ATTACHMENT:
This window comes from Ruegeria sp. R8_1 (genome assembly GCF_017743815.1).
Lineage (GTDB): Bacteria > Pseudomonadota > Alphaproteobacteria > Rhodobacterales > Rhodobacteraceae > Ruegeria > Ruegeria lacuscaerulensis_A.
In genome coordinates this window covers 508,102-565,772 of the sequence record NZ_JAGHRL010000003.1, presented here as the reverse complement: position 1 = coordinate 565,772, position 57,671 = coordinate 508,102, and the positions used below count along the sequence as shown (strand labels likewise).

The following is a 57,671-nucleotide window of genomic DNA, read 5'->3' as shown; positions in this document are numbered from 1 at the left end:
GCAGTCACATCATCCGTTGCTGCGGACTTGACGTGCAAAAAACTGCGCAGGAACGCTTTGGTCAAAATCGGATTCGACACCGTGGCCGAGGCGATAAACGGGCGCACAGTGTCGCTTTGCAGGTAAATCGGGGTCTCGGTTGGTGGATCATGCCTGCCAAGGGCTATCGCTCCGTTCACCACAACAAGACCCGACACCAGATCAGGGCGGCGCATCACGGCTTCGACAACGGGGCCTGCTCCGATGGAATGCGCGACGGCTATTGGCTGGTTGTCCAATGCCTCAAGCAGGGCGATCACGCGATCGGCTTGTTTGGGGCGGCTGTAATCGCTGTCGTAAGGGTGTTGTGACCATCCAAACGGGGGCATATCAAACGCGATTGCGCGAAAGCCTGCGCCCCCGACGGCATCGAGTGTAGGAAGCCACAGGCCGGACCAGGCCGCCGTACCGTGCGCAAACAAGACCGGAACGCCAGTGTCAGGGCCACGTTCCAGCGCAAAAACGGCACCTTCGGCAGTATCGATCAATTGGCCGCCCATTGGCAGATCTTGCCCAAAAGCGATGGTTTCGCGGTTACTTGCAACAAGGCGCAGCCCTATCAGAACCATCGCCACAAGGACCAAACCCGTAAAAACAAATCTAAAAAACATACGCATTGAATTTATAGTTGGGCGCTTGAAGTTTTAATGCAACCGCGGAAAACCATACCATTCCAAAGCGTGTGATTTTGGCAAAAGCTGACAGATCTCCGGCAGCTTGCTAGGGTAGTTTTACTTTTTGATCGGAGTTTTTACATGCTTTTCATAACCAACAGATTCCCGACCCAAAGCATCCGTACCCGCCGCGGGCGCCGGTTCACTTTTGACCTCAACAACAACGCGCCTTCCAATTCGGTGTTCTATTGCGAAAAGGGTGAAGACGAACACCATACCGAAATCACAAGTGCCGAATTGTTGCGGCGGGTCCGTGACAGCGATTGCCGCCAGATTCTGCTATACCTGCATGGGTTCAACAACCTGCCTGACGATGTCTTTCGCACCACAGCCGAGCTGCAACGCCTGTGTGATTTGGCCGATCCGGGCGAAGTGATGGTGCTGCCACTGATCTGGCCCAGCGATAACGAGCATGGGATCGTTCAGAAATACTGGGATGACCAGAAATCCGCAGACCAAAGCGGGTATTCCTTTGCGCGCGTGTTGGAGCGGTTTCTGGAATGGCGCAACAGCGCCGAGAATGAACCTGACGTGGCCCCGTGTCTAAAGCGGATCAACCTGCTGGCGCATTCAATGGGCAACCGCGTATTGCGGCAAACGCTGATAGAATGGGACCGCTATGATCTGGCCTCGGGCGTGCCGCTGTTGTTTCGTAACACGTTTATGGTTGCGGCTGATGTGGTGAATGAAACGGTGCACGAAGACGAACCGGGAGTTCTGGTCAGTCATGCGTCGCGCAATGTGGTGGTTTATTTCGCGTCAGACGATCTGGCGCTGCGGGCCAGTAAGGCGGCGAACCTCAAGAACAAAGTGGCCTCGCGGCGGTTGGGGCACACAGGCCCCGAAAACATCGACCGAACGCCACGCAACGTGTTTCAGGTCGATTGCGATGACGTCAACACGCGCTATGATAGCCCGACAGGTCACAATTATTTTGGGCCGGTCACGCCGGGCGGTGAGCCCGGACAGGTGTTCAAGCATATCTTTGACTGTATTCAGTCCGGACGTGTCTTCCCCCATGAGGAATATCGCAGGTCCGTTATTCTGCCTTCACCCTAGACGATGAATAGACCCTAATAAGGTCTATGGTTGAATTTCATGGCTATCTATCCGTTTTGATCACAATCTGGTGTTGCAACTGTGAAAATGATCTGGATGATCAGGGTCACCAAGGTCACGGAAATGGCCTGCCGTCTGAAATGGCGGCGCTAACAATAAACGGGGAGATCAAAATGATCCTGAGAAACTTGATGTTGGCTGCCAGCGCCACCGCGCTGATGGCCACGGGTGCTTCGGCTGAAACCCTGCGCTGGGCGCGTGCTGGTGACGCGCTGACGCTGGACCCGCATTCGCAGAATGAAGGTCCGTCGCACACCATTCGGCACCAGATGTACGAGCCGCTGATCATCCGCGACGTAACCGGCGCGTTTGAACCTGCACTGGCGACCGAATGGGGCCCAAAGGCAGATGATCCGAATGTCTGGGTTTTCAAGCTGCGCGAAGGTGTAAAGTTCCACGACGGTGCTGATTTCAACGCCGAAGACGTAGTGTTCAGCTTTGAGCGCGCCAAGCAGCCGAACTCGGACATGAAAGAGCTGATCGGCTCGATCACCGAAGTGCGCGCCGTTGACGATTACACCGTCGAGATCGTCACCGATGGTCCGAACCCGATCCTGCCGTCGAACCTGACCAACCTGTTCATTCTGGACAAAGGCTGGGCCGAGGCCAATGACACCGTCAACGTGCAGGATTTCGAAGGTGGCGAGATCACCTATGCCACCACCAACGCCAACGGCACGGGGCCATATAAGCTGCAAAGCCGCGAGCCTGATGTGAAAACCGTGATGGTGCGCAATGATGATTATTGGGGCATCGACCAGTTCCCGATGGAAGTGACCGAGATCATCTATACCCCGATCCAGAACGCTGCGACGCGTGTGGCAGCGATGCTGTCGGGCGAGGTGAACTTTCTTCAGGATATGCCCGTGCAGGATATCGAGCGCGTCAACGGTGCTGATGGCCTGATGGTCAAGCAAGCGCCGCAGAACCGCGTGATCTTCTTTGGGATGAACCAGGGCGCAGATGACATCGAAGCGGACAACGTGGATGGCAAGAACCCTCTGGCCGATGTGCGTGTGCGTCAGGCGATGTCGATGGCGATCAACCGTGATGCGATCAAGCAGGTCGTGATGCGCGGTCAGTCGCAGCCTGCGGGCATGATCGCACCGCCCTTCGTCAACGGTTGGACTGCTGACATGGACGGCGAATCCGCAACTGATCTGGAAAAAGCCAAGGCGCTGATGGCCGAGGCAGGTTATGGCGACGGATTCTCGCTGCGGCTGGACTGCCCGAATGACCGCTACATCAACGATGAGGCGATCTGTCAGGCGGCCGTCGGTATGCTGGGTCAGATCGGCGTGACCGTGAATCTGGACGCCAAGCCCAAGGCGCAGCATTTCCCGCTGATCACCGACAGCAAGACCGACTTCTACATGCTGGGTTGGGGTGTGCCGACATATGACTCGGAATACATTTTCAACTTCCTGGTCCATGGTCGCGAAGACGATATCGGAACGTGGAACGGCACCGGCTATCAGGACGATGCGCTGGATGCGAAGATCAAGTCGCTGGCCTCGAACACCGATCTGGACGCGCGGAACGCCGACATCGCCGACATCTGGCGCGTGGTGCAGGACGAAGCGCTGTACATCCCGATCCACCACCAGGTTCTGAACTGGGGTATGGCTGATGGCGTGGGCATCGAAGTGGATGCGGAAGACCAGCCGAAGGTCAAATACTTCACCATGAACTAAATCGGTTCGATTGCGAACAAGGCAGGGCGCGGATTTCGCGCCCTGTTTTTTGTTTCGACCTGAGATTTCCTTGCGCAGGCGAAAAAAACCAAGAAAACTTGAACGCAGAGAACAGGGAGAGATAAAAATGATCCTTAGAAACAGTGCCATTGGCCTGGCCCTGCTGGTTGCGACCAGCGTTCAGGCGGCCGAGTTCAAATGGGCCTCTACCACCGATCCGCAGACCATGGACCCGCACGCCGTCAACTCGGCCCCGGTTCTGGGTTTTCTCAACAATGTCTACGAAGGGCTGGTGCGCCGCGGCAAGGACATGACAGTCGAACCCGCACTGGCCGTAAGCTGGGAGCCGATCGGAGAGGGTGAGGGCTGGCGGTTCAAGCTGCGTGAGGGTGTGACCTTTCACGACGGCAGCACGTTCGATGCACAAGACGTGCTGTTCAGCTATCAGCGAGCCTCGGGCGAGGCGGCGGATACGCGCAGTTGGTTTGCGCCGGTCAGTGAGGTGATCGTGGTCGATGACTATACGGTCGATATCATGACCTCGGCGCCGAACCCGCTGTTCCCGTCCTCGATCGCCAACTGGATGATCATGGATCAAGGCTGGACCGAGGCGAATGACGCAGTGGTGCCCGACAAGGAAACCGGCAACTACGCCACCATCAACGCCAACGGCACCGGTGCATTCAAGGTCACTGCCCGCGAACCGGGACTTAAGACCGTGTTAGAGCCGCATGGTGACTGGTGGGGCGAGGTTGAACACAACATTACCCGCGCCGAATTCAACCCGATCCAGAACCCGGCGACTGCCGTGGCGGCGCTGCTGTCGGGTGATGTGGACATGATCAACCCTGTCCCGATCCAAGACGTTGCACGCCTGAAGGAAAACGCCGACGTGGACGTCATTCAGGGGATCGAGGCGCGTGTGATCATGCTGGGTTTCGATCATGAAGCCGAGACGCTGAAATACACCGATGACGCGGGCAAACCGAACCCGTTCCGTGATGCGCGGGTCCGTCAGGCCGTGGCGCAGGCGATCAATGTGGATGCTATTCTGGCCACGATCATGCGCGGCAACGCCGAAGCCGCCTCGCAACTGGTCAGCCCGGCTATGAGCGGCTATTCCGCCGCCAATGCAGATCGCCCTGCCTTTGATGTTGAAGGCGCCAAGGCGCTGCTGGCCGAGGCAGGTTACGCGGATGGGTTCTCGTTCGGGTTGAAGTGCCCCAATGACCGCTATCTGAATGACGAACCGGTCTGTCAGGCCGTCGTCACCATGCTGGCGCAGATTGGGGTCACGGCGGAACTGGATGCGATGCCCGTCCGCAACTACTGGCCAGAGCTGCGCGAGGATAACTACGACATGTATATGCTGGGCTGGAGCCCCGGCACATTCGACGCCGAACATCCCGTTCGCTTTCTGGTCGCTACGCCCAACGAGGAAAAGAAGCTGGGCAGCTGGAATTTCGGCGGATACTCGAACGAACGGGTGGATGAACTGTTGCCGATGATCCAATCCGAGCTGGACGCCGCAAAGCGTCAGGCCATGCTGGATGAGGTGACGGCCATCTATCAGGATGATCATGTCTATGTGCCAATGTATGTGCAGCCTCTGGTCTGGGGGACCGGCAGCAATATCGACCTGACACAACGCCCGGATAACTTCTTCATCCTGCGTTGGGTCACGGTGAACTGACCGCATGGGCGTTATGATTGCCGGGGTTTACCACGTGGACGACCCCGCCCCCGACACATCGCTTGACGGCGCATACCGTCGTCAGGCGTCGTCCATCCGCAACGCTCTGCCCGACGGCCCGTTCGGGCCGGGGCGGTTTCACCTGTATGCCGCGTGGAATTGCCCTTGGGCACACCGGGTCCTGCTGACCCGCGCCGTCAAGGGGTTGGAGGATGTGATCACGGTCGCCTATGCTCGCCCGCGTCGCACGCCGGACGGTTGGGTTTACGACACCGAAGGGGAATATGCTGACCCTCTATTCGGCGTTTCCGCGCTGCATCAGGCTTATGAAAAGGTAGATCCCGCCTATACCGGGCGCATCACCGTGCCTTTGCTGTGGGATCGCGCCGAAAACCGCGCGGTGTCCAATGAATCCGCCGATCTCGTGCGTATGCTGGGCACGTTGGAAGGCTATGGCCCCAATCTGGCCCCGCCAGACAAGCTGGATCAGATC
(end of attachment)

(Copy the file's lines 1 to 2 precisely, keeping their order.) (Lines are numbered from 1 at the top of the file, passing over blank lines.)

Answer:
This window comes from Ruegeria sp. R8_1 (genome assembly GCF_017743815.1).
Lineage (GTDB): Bacteria > Pseudomonadota > Alphaproteobacteria > Rhodobacterales > Rhodobacteraceae > Ruegeria > Ruegeria lacuscaerulensis_A.